How many were anxious, here?

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There’s no way of knowing how many were anxious about the nomination, here in our diocese. Some of those who were concerned about the nomination and process of announcement did sign a letter. Imogen Clout offers her opinion on what was really going on in her attempt to set the record straight.

Here we release numbers (but never names, they were confidential and have been deleted).

Nine days ago the Queen’s nominee for the role of Bishop of Sheffield, Rt Revd Philip North withdrew, prior to being elected. Twelve days before that a public pastoral letter of concern for people in the local area was released. It was made available for people to sign. Apart from two public signatories the rest who signed are and remain private. It was the intention with this letter that people were sharing their concern directly with the nominee. The chance to send the letter never came.

Being known
People, from the Diocese of Sheffield who signed the letter knew their names would be visible to the nominee and so, in the future, were expecting to be known by their future bishop (and probably other senior staff). That meant those who did sign were making a commitment to the consequence of signing and so we imagine that it was a quite serious undertaking, especially for church-workers, church-wardens, lay-readers and clergy to do so.

70 Churches
People from 70 different churches C of E churches and 5 recognised orders or chaplaincies within the diocese signed.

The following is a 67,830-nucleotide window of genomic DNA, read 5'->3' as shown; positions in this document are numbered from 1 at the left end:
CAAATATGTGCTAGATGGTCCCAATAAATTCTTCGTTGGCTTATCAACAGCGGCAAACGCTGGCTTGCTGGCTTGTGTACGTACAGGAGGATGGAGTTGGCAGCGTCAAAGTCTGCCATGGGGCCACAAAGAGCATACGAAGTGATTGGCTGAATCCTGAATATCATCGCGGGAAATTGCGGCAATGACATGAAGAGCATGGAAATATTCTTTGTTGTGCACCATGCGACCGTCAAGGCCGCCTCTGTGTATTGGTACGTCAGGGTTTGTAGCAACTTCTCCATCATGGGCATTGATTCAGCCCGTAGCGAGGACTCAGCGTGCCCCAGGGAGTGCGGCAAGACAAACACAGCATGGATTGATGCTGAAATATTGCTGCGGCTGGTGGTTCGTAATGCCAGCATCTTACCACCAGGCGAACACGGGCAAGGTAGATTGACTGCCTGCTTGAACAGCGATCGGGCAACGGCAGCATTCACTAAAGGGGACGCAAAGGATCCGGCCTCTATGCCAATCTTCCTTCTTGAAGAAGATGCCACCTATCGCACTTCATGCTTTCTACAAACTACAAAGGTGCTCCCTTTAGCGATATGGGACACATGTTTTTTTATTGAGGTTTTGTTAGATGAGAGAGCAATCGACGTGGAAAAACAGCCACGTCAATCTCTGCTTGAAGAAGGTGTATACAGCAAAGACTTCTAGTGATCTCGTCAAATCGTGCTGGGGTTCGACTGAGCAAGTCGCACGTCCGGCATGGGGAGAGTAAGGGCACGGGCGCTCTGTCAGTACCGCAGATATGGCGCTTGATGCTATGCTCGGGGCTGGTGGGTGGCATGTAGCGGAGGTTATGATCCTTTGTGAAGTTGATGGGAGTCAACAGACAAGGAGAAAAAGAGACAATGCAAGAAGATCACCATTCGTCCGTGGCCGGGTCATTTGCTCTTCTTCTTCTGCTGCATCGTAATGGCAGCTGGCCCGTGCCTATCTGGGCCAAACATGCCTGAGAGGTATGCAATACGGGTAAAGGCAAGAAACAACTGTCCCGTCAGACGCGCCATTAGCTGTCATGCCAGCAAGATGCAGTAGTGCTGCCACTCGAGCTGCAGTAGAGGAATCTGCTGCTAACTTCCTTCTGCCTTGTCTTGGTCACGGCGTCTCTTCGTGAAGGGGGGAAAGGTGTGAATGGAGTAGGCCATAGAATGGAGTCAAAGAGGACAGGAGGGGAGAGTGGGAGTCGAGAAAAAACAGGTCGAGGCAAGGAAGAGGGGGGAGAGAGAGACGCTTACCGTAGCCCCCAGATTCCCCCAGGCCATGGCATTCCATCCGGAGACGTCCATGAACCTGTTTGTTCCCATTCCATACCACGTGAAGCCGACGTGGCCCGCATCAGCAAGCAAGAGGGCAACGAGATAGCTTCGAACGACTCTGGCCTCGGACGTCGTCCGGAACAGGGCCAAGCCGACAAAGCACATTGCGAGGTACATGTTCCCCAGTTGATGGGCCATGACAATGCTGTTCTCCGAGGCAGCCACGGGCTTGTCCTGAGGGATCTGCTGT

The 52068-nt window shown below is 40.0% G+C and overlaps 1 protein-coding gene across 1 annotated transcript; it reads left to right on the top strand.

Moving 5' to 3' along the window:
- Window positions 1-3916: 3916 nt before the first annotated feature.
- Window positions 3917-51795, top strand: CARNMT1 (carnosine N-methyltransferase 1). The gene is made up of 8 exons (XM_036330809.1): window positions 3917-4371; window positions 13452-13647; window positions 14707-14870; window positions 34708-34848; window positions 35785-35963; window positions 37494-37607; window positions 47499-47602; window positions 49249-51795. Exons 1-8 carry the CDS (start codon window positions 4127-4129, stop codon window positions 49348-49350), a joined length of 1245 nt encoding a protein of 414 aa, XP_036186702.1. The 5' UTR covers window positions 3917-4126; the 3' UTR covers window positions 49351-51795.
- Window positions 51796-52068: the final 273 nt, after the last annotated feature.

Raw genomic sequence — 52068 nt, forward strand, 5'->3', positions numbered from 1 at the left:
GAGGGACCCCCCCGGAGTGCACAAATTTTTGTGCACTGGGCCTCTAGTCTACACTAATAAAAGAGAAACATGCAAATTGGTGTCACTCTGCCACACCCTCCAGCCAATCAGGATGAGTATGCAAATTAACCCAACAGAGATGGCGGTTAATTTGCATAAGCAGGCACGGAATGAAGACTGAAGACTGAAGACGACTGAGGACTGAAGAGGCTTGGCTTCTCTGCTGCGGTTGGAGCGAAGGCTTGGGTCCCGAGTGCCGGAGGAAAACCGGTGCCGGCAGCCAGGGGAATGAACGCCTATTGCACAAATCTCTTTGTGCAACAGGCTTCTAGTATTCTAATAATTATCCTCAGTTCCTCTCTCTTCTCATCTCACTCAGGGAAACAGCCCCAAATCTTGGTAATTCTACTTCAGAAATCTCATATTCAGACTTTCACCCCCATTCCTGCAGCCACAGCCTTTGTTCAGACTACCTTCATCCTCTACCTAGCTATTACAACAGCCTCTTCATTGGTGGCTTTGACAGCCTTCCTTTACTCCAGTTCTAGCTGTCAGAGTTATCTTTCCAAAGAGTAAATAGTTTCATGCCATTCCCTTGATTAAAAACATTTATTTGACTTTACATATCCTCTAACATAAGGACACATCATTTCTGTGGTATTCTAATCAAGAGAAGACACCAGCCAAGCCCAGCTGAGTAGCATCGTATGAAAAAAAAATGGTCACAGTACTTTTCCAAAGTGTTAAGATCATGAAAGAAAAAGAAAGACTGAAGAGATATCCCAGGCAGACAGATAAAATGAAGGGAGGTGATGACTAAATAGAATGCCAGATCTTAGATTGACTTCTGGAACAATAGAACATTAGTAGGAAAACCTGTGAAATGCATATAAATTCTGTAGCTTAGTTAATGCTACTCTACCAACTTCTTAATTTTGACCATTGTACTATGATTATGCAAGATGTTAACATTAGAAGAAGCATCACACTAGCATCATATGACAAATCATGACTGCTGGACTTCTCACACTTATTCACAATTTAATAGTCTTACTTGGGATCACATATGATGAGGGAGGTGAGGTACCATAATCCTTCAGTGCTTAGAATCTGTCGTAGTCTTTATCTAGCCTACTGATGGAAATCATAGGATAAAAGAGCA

309 people from the diocese
Of the 309 from the Diocese of Sheffield who signed, 141 were regular parishioners. A further 76 parishioners had some lay-leadership role within their church. Then there are 90 who are in a grouping that includes the: licensed; salaried; ordained; in training; or bishop’s representatives—made up of church workers, lay readers, church wardens, ordinands and clergy signed the letter.

Roles the signatories were in
Here is the breakdown of the 314 signatories.

141 parishioners;
17 church wardens (bishop’s representatives);
15 church workers;
20 lay-readers;
76 in lay-leadership roles;
35 clergy;
3 ordinands;
plus 5 ecumenical representatives within the Diocese and 2 from beyond the Diocese.

People from within the Diocese who signed the letter were resident across the following 33 post-code areas:
s2, s3, s4, s5, s6, s7, s8, s9, s10, s11, s12, s13, s17, s20, s21, s25, s26, s35, s40, s61, s63, s64, s65, s66, s71, s72, s73, s74, s75, s80, s81, dn2, dn4.

This information helps map some of the perspectives of some members and leaderships of some churches in certain parts of the Diocese.